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Grand tour - Sissinghurst Castle

The next destination on the grand tour were the gardens of Sissinghurst Castle, in Kent.  They were laid out in the 1930s by Vita Sackville-West and her husband, Harold Nicolson.  She was a poet and wrote a gardening column for The Observer.  She was also a fringe member of the Bloomsbury Group. The history of Sissinghurst is far too interesting and ancient to even begin describing here.  You can find a potted version on Wikipedia, but it would be much more worthwhile to read Vita Sackville-West's grandson, Adam Nicolson's book 'Sissinghurst', where he charts the history of this amazing place, and how it sits in the Kentish landscape.  
I had forgotten about the photogenic Kentish oast houses.  It's many years since I have been in that part of the world.  Kent was famous for its hop fields.  Once picked, the hops would be dried in these distinctively shaped buildings.  These are the ones belonging to Sissinghurst.

Our tour of the gardens began at 5.30 pm, in the famous white garden.  Sarah Raven and her husband, the aforementioned Adam Nicolson, each took a group and we were shown round the gardens and into a couple of the buildings which now comprise Sissinghurst.  Adam spent his boyhood there.  Lucky chap - it's a fabulous place!
The white garden is not at its best in September, but as the light was fading, the flowers which were in bloom, were glowing and beautiful.
The garden room which was at its best was the cottage garden.  It was full of yellows, oranges and reds, and combined with the golden sunlight of late afternoon, was warm and wonderful.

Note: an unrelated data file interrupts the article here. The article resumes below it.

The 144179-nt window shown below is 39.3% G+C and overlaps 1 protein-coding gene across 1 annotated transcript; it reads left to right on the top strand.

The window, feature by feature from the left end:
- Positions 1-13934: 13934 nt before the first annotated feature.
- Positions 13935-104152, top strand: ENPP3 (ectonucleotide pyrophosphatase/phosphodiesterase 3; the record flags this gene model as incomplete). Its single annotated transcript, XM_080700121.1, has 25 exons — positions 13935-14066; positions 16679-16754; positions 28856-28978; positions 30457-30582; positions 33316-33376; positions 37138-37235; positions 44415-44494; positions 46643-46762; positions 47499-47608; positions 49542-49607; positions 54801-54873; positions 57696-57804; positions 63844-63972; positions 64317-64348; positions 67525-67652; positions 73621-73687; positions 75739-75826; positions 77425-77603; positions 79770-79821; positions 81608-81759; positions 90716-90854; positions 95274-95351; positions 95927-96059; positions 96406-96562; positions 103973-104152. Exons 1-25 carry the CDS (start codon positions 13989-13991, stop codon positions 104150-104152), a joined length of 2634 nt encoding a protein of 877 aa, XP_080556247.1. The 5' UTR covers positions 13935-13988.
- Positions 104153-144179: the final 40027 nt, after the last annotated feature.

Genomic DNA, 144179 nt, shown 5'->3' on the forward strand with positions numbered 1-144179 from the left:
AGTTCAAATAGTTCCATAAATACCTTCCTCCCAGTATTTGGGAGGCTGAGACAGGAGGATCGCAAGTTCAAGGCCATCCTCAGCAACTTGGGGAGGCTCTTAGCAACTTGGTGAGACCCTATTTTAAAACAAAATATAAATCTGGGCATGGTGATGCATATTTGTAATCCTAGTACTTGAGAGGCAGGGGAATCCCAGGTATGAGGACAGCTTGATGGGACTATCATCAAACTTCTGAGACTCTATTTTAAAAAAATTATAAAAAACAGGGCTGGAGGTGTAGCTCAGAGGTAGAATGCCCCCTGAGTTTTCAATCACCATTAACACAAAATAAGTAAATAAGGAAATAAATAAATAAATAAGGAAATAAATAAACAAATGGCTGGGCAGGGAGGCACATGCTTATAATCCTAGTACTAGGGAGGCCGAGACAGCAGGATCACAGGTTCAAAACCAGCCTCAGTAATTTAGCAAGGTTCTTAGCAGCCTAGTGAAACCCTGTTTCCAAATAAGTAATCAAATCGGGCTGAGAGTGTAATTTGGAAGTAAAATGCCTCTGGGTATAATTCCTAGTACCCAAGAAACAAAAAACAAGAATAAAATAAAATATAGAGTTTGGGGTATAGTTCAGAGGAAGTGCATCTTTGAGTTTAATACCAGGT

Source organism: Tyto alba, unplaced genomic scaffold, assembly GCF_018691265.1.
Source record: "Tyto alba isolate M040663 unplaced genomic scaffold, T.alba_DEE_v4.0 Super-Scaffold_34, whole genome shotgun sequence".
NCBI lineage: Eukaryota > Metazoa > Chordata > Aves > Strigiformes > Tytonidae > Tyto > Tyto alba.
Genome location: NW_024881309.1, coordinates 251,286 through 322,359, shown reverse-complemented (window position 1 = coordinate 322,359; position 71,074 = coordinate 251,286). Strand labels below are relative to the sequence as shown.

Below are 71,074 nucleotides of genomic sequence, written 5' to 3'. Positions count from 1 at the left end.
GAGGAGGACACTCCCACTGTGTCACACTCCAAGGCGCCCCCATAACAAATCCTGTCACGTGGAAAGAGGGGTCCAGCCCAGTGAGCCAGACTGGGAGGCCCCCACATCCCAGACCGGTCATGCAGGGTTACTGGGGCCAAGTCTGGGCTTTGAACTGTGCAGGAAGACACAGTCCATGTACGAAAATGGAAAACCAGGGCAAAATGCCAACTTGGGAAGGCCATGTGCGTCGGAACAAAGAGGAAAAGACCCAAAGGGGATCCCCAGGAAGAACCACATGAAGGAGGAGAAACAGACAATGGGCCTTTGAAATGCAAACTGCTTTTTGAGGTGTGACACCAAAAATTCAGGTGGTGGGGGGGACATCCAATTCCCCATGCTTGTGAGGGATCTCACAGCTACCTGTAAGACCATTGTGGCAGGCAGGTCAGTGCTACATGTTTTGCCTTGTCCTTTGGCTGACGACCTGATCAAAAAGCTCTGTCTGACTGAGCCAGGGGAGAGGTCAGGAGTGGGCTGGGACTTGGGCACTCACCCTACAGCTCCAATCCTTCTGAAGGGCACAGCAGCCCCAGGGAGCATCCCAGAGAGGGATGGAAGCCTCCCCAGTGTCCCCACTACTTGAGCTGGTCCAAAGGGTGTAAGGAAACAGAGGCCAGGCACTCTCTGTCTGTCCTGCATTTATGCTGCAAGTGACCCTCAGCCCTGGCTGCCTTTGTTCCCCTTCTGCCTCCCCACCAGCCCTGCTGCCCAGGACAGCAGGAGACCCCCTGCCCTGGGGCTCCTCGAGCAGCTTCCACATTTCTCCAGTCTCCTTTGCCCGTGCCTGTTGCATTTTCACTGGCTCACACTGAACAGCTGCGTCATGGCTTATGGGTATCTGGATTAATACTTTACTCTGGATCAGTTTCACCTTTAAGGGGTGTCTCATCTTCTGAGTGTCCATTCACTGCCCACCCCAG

Here is Sarah Raven, trying to identify a rather weird fruit from the tree behind her. It had her foxed, and the rest of us!
Vita and Harold would sleep in the cottage, separate from another place where they would eat, and separate again from the building where their children slept!  It was an eccentric household, to say the very least!  The photo below shows Vita's bedroom, and there is a story that before the building was filled renovated, she woke up one morning with a blanket of snow over her bed!
We climbed to the top of the Elizabethan tower, where Adam gave us a potted history of Sissinghurst.  The views across the Wealden countryside were amazing, and Adam told us that it is almost certain that Queen Elizabeth I would have stood there, during her three day stay at the castle in August 1573.
By eight o'clock it was time to leave the garden and go for dinner.  It was nearly dark.  It struck me that it was rather special to be rocking around the gardens at Sissinghurst at that time of day, when the public wouldn't normally be there!
As we left the garden the last vestige of sunlight was illuminating the tower.  Bats were whizzing in and out of the gatehouse, where I was standing to take this photo.  It was a very memorable visit.


  1. Marvellous!
    Fantastic photos of an iconic place!
    And to take such a late tour... Lucky you!
    Oast houses!
    Showed the kids the ones in Binsted when we were home! They were fascinated!

  2. Love the last picture! It's fantastic! Ellen

    1. Thank you Ellen. There was a very special atmosphere in the garden, once darkness began to fall. I've now got to trawl through my photos of the next garden we visited with Sarah Raven - Great Dixter. No silhouette photos from there though! A

  3. Wow, just fab pictures and I love the colours. Lucky you to get a tour from the owners themselves. I'm really enjoying doing a catch up, it seems your photos just keep getting better and better! x


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